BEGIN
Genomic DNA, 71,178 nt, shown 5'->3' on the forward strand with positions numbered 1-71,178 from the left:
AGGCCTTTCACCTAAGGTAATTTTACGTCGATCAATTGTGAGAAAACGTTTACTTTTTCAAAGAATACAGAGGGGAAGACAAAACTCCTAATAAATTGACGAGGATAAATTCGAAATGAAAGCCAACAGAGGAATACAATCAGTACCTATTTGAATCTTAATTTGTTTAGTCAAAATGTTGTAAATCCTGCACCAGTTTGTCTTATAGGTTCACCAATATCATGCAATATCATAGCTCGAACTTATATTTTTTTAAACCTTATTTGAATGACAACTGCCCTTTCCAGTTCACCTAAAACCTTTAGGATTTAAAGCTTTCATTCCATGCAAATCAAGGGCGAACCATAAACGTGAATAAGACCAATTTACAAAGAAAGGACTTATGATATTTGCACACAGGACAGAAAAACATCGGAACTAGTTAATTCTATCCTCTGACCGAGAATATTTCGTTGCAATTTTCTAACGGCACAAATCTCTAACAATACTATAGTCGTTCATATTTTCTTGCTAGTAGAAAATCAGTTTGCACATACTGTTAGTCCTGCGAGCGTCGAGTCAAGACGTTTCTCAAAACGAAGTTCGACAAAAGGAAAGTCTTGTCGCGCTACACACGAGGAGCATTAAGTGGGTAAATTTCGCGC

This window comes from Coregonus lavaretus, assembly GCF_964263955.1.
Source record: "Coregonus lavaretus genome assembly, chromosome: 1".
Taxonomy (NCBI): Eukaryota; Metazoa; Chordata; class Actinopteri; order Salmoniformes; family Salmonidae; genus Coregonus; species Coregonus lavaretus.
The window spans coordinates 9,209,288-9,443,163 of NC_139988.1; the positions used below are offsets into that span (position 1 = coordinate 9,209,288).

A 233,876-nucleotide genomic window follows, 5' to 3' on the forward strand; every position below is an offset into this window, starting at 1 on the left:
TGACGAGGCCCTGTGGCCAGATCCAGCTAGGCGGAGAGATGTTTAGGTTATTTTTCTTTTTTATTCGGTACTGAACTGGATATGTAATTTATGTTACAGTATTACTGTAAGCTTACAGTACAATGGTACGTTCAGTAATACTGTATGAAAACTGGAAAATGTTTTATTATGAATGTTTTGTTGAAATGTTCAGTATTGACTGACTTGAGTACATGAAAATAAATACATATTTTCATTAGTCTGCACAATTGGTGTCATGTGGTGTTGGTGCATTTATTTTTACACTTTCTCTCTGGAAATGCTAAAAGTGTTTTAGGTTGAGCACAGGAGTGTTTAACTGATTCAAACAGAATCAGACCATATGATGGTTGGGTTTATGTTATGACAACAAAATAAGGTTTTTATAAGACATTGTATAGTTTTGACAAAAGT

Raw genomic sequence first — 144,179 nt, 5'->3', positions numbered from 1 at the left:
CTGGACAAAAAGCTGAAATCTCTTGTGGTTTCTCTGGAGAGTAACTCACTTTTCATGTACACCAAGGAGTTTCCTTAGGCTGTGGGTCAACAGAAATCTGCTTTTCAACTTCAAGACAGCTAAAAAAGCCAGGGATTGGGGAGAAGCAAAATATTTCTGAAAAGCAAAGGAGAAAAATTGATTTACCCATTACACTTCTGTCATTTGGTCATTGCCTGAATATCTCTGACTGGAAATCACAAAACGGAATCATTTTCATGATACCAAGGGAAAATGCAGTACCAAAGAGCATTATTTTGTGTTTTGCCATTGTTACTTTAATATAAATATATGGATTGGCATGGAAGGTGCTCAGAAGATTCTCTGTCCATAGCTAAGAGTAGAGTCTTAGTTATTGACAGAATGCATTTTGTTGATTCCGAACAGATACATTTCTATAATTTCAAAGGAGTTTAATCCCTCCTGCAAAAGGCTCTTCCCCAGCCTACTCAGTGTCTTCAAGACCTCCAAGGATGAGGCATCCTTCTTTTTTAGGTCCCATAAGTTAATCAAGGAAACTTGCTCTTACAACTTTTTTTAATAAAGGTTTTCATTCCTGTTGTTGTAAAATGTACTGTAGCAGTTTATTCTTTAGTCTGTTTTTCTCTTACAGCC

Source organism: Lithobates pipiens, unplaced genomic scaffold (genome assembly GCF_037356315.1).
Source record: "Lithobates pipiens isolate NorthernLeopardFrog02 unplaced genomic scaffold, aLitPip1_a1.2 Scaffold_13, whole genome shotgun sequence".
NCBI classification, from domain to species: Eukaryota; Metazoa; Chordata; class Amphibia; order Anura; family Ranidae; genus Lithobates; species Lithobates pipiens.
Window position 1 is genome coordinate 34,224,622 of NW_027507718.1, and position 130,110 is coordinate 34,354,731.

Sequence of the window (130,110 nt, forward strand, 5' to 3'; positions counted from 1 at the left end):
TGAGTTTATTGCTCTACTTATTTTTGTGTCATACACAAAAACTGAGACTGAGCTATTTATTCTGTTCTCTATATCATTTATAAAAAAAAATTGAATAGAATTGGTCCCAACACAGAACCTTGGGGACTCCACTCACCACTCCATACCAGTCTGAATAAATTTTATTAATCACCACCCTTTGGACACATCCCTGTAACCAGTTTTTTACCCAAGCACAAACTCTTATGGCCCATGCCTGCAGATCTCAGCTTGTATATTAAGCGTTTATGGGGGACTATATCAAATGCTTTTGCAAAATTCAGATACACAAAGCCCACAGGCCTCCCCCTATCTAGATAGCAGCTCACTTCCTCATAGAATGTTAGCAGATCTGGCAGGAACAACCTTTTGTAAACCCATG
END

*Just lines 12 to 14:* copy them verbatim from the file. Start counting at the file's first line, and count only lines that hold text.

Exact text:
Source record: "Lithobates pipiens isolate NorthernLeopardFrog02 unplaced genomic scaffold, aLitPip1_a1.2 Scaffold_13, whole genome shotgun sequence".
NCBI classification, from domain to species: Eukaryota; Metazoa; Chordata; class Amphibia; order Anura; family Ranidae; genus Lithobates; species Lithobates pipiens.
Window position 1 is genome coordinate 34,224,622 of NW_027507718.1, and position 130,110 is coordinate 34,354,731.